Citing a 2004 study by the Southern Nevada Water Authority, the report said scaling back development to manage diminishing water resources could translate into a loss of $18.6 billion in tax revenue and $4.7 billion per year in lost wages. Water-based recreation bringing in more than $1 billion annually could also be damaged.The crazy part of these so-called losses is that they are hypothetical; they are based on business as usual projections of what would have happened if Las Vegas continued to grow (at past rates) into the future -- presumably using more water in doing so.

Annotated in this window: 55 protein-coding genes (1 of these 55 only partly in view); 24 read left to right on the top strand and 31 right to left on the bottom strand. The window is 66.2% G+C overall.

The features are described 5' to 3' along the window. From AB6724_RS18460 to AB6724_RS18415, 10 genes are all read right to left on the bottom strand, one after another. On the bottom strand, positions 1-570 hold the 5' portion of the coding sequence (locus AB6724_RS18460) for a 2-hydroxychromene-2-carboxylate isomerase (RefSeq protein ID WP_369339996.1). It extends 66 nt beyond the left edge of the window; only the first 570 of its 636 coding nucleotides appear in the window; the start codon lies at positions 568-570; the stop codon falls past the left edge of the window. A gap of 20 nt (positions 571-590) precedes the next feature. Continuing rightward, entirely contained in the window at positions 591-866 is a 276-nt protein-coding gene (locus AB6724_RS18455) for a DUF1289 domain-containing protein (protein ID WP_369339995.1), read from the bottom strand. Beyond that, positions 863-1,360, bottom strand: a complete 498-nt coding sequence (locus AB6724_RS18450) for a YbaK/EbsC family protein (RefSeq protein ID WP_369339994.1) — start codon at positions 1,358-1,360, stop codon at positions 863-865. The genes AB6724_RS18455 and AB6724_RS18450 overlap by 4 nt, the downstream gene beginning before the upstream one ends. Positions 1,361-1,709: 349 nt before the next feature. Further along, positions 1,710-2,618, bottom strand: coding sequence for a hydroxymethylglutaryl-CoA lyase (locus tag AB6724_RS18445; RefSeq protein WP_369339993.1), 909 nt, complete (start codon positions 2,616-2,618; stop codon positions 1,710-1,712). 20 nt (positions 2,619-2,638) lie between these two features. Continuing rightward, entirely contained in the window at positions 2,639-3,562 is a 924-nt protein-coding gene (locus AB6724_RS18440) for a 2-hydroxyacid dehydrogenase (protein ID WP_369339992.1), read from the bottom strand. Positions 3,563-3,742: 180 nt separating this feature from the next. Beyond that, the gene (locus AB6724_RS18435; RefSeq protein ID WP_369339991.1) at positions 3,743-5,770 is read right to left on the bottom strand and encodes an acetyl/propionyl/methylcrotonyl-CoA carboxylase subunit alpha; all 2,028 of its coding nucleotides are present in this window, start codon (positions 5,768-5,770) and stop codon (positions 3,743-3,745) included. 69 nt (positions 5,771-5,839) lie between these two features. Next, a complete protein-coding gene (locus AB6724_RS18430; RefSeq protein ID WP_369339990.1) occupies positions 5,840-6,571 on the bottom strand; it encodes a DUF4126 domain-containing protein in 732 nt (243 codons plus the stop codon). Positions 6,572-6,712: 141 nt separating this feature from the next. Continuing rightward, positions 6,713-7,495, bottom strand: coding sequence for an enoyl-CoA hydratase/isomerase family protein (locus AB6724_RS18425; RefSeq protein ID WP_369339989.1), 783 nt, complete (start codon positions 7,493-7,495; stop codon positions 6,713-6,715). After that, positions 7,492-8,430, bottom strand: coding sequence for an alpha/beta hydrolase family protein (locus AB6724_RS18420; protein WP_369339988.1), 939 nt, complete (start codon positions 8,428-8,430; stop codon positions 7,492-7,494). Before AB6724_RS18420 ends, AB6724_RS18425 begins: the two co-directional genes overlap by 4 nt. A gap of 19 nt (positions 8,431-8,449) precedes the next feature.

The fallacy, as anyone familiar with Wall Street (or tax revenues) will know is that the past is a poor guide to future performance. SNWA has not experienced these losses because they were based on future projections.
In fact, the current real estate crash has probably resulted in far-larger losses in tax revenues than any "failure to develop" scenarios. (This article says that Las Vegas home prices have fallen by 28 percent in the past year.)
Bottom Line: Beware of anyone advocating policies based on extrapolated trends. They are just as likely to tell you that -- at "current rates" -- you are going to walk into a wall.